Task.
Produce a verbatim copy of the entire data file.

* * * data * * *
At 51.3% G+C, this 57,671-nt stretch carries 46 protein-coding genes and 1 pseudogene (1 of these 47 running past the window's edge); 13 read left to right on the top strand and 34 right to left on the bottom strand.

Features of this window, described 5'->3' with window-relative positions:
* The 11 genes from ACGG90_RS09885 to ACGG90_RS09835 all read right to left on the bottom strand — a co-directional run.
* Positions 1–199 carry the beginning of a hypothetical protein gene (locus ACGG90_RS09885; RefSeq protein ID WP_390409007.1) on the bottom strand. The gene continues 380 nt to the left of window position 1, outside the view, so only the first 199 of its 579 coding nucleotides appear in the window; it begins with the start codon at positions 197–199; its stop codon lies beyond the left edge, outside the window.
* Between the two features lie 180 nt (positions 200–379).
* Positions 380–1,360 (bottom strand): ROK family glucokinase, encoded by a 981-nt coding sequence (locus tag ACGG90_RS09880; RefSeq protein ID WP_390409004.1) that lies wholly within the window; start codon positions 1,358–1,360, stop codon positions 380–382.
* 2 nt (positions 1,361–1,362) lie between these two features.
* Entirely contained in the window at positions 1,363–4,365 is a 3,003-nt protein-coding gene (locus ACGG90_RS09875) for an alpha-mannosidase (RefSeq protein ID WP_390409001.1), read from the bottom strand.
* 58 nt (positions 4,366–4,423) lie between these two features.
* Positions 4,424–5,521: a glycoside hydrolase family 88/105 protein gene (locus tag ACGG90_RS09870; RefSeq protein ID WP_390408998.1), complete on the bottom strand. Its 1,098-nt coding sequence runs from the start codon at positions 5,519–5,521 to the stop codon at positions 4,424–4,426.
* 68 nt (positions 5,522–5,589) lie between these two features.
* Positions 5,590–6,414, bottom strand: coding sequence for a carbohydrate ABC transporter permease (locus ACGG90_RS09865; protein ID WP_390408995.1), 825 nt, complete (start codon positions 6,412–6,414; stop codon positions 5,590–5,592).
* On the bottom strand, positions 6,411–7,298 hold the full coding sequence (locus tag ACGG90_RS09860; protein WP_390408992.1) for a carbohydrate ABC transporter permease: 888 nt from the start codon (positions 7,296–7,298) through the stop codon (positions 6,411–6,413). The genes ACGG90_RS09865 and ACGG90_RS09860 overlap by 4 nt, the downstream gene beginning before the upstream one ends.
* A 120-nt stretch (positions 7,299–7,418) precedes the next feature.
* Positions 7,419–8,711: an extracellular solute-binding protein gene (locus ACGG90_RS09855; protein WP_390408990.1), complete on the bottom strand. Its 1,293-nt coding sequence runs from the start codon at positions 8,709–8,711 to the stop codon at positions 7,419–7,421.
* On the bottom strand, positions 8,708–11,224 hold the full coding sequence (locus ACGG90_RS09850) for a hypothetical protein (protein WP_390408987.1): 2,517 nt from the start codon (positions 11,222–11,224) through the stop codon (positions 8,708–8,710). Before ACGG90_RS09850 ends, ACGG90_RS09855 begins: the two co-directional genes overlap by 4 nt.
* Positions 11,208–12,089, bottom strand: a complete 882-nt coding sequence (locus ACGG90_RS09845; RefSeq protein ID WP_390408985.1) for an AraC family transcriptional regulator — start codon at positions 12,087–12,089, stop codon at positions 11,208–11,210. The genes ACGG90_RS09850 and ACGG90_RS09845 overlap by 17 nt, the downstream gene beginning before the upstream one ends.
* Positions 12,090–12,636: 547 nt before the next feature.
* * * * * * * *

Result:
At 51.3% G+C, this 57,671-nt stretch carries 46 protein-coding genes and 1 pseudogene (1 of these 47 running past the window's edge); 13 read left to right on the top strand and 34 right to left on the bottom strand.

Features of this window, described 5'->3' with window-relative positions:
* The 11 genes from ACGG90_RS09885 to ACGG90_RS09835 all read right to left on the bottom strand — a co-directional run.
* Positions 1–199 carry the beginning of a hypothetical protein gene (locus ACGG90_RS09885; RefSeq protein ID WP_390409007.1) on the bottom strand. The gene continues 380 nt to the left of window position 1, outside the view, so only the first 199 of its 579 coding nucleotides appear in the window; it begins with the start codon at positions 197–199; its stop codon lies beyond the left edge, outside the window.
* Between the two features lie 180 nt (positions 200–379).
* Positions 380–1,360 (bottom strand): ROK family glucokinase, encoded by a 981-nt coding sequence (locus tag ACGG90_RS09880; RefSeq protein ID WP_390409004.1) that lies wholly within the window; start codon positions 1,358–1,360, stop codon positions 380–382.
* 2 nt (positions 1,361–1,362) lie between these two features.
* Entirely contained in the window at positions 1,363–4,365 is a 3,003-nt protein-coding gene (locus ACGG90_RS09875) for an alpha-mannosidase (RefSeq protein ID WP_390409001.1), read from the bottom strand.
* 58 nt (positions 4,366–4,423) lie between these two features.
* Positions 4,424–5,521: a glycoside hydrolase family 88/105 protein gene (locus tag ACGG90_RS09870; RefSeq protein ID WP_390408998.1), complete on the bottom strand. Its 1,098-nt coding sequence runs from the start codon at positions 5,519–5,521 to the stop codon at positions 4,424–4,426.
* 68 nt (positions 5,522–5,589) lie between these two features.
* Positions 5,590–6,414, bottom strand: coding sequence for a carbohydrate ABC transporter permease (locus ACGG90_RS09865; protein ID WP_390408995.1), 825 nt, complete (start codon positions 6,412–6,414; stop codon positions 5,590–5,592).
* On the bottom strand, positions 6,411–7,298 hold the full coding sequence (locus tag ACGG90_RS09860; protein WP_390408992.1) for a carbohydrate ABC transporter permease: 888 nt from the start codon (positions 7,296–7,298) through the stop codon (positions 6,411–6,413). The genes ACGG90_RS09865 and ACGG90_RS09860 overlap by 4 nt, the downstream gene beginning before the upstream one ends.
* A 120-nt stretch (positions 7,299–7,418) precedes the next feature.
* Positions 7,419–8,711: an extracellular solute-binding protein gene (locus ACGG90_RS09855; protein WP_390408990.1), complete on the bottom strand. Its 1,293-nt coding sequence runs from the start codon at positions 8,709–8,711 to the stop codon at positions 7,419–7,421.
* On the bottom strand, positions 8,708–11,224 hold the full coding sequence (locus ACGG90_RS09850) for a hypothetical protein (protein WP_390408987.1): 2,517 nt from the start codon (positions 11,222–11,224) through the stop codon (positions 8,708–8,710). Before ACGG90_RS09850 ends, ACGG90_RS09855 begins: the two co-directional genes overlap by 4 nt.
* Positions 11,208–12,089, bottom strand: a complete 882-nt coding sequence (locus ACGG90_RS09845; RefSeq protein ID WP_390408985.1) for an AraC family transcriptional regulator — start codon at positions 12,087–12,089, stop codon at positions 11,208–11,210. The genes ACGG90_RS09850 and ACGG90_RS09845 overlap by 17 nt, the downstream gene beginning before the upstream one ends.
* Positions 12,090–12,636: 547 nt before the next feature.